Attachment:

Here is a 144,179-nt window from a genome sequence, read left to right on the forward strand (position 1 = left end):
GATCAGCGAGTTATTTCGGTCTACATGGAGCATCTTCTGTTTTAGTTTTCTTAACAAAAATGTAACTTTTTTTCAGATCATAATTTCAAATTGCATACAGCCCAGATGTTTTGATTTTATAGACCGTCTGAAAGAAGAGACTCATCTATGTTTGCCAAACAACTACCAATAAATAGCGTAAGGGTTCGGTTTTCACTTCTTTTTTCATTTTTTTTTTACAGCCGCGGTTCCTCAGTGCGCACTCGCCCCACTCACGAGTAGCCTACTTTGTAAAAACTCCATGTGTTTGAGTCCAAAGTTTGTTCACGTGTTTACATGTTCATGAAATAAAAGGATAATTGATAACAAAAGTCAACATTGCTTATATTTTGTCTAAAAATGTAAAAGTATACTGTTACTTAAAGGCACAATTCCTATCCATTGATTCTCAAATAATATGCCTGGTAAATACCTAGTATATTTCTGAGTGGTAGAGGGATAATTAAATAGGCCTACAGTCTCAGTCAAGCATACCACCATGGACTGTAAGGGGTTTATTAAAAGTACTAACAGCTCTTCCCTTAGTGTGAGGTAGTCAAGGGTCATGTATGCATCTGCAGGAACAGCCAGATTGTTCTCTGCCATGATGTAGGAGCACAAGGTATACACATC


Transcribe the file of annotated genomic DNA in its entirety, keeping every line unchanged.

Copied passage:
Here is a 144,179-nt window from a genome sequence, read left to right on the forward strand (position 1 = left end):
GATCAGCGAGTTATTTCGGTCTACATGGAGCATCTTCTGTTTTAGTTTTCTTAACAAAAATGTAACTTTTTTTCAGATCATAATTTCAAATTGCATACAGCCCAGATGTTTTGATTTTATAGACCGTCTGAAAGAAGAGACTCATCTATGTTTGCCAAACAACTACCAATAAATAGCGTAAGGGTTCGGTTTTCACTTCTTTTTTCATTTTTTTTTTACAGCCGCGGTTCCTCAGTGCGCACTCGCCCCACTCACGAGTAGCCTACTTTGTAAAAACTCCATGTGTTTGAGTCCAAAGTTTGTTCACGTGTTTACATGTTCATGAAATAAAAGGATAATTGATAACAAAAGTCAACATTGCTTATATTTTGTCTAAAAATGTAAAAGTATACTGTTACTTAAAGGCACAATTCCTATCCATTGATTCTCAAATAATATGCCTGGTAAATACCTAGTATATTTCTGAGTGGTAGAGGGATAATTAAATAGGCCTACAGTCTCAGTCAAGCATACCACCATGGACTGTAAGGGGTTTATTAAAAGTACTAACAGCTCTTCCCTTAGTGTGAGGTAGTCAAGGGTCATGTATGCATCTGCAGGAACAGCCAGATTGTTCTCTGCCATGATGTAGGAGCACAAGGTATACACATC